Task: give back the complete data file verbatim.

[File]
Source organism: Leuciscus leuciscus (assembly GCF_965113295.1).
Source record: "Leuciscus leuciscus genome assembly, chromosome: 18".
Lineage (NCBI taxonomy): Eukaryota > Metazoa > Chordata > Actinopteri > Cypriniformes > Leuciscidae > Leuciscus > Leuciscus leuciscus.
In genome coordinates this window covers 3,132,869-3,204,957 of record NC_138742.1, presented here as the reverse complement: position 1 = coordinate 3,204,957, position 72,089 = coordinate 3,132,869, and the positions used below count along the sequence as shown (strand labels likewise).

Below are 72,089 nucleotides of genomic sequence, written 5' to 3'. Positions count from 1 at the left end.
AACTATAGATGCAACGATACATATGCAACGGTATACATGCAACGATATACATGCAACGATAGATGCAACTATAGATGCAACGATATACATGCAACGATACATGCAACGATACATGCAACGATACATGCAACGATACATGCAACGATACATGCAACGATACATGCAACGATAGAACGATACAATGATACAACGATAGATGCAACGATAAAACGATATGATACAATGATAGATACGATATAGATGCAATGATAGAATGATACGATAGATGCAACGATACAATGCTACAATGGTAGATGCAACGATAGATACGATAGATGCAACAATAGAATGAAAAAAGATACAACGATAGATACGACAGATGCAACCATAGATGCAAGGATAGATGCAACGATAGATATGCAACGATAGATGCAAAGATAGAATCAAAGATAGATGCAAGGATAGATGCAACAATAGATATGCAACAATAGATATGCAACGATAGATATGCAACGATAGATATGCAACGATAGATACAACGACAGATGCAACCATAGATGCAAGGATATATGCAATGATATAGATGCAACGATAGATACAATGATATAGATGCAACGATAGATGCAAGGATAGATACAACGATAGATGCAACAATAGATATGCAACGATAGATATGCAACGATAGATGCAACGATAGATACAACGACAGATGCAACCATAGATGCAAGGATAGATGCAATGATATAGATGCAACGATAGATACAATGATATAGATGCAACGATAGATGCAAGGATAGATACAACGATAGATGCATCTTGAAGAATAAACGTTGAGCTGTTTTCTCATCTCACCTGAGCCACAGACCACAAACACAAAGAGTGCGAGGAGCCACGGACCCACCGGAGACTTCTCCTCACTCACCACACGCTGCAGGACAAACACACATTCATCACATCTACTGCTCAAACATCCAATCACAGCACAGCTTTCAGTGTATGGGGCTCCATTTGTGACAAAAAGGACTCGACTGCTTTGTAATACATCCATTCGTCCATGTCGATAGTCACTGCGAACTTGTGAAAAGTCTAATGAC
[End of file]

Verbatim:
Source organism: Leuciscus leuciscus (assembly GCF_965113295.1).
Source record: "Leuciscus leuciscus genome assembly, chromosome: 18".
Lineage (NCBI taxonomy): Eukaryota > Metazoa > Chordata > Actinopteri > Cypriniformes > Leuciscidae > Leuciscus > Leuciscus leuciscus.
In genome coordinates this window covers 3,132,869-3,204,957 of record NC_138742.1, presented here as the reverse complement: position 1 = coordinate 3,204,957, position 72,089 = coordinate 3,132,869, and the positions used below count along the sequence as shown (strand labels likewise).

Below are 72,089 nucleotides of genomic sequence, written 5' to 3'. Positions count from 1 at the left end.
AACTATAGATGCAACGATACATATGCAACGGTATACATGCAACGATATACATGCAACGATAGATGCAACTATAGATGCAACGATATACATGCAACGATACATGCAACGATACATGCAACGATACATGCAACGATACATGCAACGATACATGCAACGATACATGCAACGATAGAACGATACAATGATACAACGATAGATGCAACGATAAAACGATATGATACAATGATAGATACGATATAGATGCAATGATAGAATGATACGATAGATGCAACGATACAATGCTACAATGGTAGATGCAACGATAGATACGATAGATGCAACAATAGAATGAAAAAAGATACAACGATAGATACGACAGATGCAACCATAGATGCAAGGATAGATGCAACGATAGATATGCAACGATAGATGCAAAGATAGAATCAAAGATAGATGCAAGGATAGATGCAACAATAGATATGCAACAATAGATATGCAACGATAGATATGCAACGATAGATATGCAACGATAGATACAACGACAGATGCAACCATAGATGCAAGGATATATGCAATGATATAGATGCAACGATAGATACAATGATATAGATGCAACGATAGATGCAAGGATAGATACAACGATAGATGCAACAATAGATATGCAACGATAGATATGCAACGATAGATGCAACGATAGATACAACGACAGATGCAACCATAGATGCAAGGATAGATGCAATGATATAGATGCAACGATAGATACAATGATATAGATGCAACGATAGATGCAAGGATAGATACAACGATAGATGCATCTTGAAGAATAAACGTTGAGCTGTTTTCTCATCTCACCTGAGCCACAGACCACAAACACAAAGAGTGCGAGGAGCCACGGACCCACCGGAGACTTCTCCTCACTCACCACACGCTGCAGGACAAACACACATTCATCACATCTACTGCTCAAACATCCAATCACAGCACAGCTTTCAGTGTATGGGGCTCCATTTGTGACAAAAAGGACTCGACTGCTTTGTAATACATCCATTCGTCCATGTCGATAGTCACTGCGAACTTGTGAAAAGTCTAATGAC